), a small outfit that holds major patents in tech and biotech, has lined up important partnerships, including Switzerland's Roche Group and Japan's Hitachi, in its rush to profitability. For four consecutive quarters, Acacia's loss per share has shrunk, notes Value Line analyst Erik Manning, who thinks the stock, trading at 10 a share, will soon outpace the market.
Acacia's CombiMatrix unit is its crown jewel, says Manning. It makes customized biochips used, among others things, in detecting bio-warfare agents such as bacillus spores--similar to anthrax. Acacia Chairman and CEO Paul Ryan says the biochips are being developed through grants from the Defense Dept. to produce an ultrasensitive handheld system for detecting chemical-warfare agents. CombiMatrix has linked up with Roche, a major maker of diagnostic products, to develop genetic-testing tools for major diseases.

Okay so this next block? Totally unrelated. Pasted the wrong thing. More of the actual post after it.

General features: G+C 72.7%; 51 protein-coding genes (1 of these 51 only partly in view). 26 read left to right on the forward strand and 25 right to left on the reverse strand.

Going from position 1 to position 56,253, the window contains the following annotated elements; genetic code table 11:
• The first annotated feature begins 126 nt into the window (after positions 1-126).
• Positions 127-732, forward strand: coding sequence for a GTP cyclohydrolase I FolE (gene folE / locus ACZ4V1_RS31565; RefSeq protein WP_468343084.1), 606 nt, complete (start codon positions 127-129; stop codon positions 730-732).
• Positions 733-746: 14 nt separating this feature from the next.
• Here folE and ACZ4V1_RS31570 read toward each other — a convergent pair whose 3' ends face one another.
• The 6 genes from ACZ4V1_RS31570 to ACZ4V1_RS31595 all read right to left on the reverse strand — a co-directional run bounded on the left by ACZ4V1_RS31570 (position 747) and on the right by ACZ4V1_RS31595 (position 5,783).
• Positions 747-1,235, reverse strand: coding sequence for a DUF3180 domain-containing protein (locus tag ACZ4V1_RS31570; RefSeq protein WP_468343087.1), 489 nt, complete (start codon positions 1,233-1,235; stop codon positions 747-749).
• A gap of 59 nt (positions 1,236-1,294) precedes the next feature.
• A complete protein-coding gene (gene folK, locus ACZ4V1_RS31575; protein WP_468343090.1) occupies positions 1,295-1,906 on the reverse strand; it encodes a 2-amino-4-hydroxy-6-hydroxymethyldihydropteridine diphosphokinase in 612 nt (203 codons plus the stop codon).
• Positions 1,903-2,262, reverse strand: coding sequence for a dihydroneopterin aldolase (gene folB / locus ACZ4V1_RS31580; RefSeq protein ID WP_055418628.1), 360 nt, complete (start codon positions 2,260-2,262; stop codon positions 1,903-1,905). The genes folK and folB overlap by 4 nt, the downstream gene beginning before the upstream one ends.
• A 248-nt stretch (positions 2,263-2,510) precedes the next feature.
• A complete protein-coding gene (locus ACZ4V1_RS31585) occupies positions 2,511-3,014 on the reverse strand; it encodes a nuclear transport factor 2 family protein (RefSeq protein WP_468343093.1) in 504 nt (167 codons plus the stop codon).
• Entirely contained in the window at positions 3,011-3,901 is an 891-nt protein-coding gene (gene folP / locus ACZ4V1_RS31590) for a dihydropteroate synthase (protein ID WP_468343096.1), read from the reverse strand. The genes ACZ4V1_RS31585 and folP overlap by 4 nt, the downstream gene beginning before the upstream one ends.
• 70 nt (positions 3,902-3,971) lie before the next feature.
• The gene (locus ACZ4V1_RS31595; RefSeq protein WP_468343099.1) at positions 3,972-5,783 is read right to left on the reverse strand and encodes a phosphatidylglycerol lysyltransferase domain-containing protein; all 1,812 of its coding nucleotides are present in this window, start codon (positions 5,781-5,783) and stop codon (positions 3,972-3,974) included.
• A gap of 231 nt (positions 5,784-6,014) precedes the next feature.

On the tech side, Acacia is talking to AT&T and AOL Time Warner about licensing Acacia's audio-video patents in distributing programs by computer, TV, and satellite. The patent covers video-on-demand services that some companies, such as AOL, already provide, says Ryan. Acacia also holds the patents for the so-called V-chip device, which blanks out specific TV programs for viewers. Acacia has pacts with leading TV makers, including Sony and Mitsubishi, on the V-chips. If Acacia succeeds in forming solid partnerships based on its patent on video-on-demand technology, "it would pull in huge licensing fees," says Ryan.
Corrections and Clarifications
"Acacia is all set to blossom" (Inside Wall Street, Dec. 31) should have said Acacia Research has pacts with leading TV makers, "except for Sony and Mitsubishi," rather than "including Sony and Mitsubishi."
By Gene G. Marcial